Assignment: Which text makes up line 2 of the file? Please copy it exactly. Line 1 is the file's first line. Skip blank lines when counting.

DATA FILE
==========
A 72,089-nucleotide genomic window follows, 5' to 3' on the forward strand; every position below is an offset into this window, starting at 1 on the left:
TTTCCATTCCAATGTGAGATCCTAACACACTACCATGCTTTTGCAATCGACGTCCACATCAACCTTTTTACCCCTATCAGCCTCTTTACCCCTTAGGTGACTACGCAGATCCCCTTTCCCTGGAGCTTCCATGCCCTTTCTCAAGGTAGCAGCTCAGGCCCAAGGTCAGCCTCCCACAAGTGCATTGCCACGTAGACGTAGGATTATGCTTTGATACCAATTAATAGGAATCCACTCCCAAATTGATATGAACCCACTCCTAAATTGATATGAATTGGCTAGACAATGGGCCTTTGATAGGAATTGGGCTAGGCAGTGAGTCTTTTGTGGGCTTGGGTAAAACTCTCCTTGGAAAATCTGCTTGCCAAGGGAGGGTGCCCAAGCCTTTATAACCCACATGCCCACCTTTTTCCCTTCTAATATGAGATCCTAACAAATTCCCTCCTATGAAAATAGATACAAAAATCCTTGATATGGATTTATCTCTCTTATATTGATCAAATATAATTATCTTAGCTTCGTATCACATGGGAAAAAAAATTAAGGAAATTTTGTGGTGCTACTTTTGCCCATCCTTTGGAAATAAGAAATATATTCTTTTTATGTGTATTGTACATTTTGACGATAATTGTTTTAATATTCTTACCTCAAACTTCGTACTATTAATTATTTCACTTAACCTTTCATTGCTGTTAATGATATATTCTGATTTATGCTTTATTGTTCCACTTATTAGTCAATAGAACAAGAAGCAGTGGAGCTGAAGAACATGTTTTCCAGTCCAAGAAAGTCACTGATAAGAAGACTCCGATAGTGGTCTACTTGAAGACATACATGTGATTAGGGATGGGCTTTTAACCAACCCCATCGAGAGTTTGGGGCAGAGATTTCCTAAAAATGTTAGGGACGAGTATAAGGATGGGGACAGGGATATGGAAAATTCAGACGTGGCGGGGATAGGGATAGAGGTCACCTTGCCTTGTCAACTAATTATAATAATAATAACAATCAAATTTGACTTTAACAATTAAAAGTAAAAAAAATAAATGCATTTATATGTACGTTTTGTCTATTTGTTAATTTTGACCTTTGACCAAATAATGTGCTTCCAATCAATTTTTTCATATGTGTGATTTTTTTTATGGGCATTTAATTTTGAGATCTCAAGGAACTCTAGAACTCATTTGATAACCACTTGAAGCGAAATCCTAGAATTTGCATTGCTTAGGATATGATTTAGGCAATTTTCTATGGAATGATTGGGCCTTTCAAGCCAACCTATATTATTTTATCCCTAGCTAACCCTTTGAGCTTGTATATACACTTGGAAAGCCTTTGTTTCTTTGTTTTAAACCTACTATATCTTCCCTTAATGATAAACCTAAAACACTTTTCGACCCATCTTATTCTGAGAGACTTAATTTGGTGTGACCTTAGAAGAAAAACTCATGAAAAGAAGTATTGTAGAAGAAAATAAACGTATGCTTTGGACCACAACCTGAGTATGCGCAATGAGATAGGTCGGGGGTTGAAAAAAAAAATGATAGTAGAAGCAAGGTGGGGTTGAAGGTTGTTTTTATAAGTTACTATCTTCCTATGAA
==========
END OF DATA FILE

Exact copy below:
TTTCCATTCCAATGTGAGATCCTAACACACTACCATGCTTTTGCAATCGACGTCCACATCAACCTTTTTACCCCTATCAGCCTCTTTACCCCTTAGGTGACTACGCAGATCCCCTTTCCCTGGAGCTTCCATGCCCTTTCTCAAGGTAGCAGCTCAGGCCCAAGGTCAGCCTCCCACAAGTGCATTGCCACGTAGACGTAGGATTATGCTTTGATACCAATTAATAGGAATCCACTCCCAAATTGATATGAACCCACTCCTAAATTGATATGAATTGGCTAGACAATGGGCCTTTGATAGGAATTGGGCTAGGCAGTGAGTCTTTTGTGGGCTTGGGTAAAACTCTCCTTGGAAAATCTGCTTGCCAAGGGAGGGTGCCCAAGCCTTTATAACCCACATGCCCACCTTTTTCCCTTCTAATATGAGATCCTAACAAATTCCCTCCTATGAAAATAGATACAAAAATCCTTGATATGGATTTATCTCTCTTATATTGATCAAATATAATTATCTTAGCTTCGTATCACATGGGAAAAAAAATTAAGGAAATTTTGTGGTGCTACTTTTGCCCATCCTTTGGAAATAAGAAATATATTCTTTTTATGTGTATTGTACATTTTGACGATAATTGTTTTAATATTCTTACCTCAAACTTCGTACTATTAATTATTTCACTTAACCTTTCATTGCTGTTAATGATATATTCTGATTTATGCTTTATTGTTCCACTTATTAGTCAATAGAACAAGAAGCAGTGGAGCTGAAGAACATGTTTTCCAGTCCAAGAAAGTCACTGATAAGAAGACTCCGATAGTGGTCTACTTGAAGACATACATGTGATTAGGGATGGGCTTTTAACCAACCCCATCGAGAGTTTGGGGCAGAGATTTCCTAAAAATGTTAGGGACGAGTATAAGGATGGGGACAGGGATATGGAAAATTCAGACGTGGCGGGGATAGGGATAGAGGTCACCTTGCCTTGTCAACTAATTATAATAATAATAACAATCAAATTTGACTTTAACAATTAAAAGTAAAAAAAATAAATGCATTTATATGTACGTTTTGTCTATTTGTTAATTTTGACCTTTGACCAAATAATGTGCTTCCAATCAATTTTTTCATATGTGTGATTTTTTTTATGGGCATTTAATTTTGAGATCTCAAGGAACTCTAGAACTCATTTGATAACCACTTGAAGCGAAATCCTAGAATTTGCATTGCTTAGGATATGATTTAGGCAATTTTCTATGGAATGATTGGGCCTTTCAAGCCAACCTATATTATTTTATCCCTAGCTAACCCTTTGAGCTTGTATATACACTTGGAAAGCCTTTGTTTCTTTGTTTTAAACCTACTATATCTTCCCTTAATGATAAACCTAAAACACTTTTCGACCCATCTTATTCTGAGAGACTTAATTTGGTGTGACCTTAGAAGAAAAACTCATGAAAAGAAGTATTGTAGAAGAAAATAAACGTATGCTTTGGACCACAACCTGAGTATGCGCAATGAGATAGGTCGGGGGTTGAAAAAAAAAATGATAGTAGAAGCAAGGTGGGGTTGAAGGTTGTTTTTATAAGTTACTATCTTCCTATGAA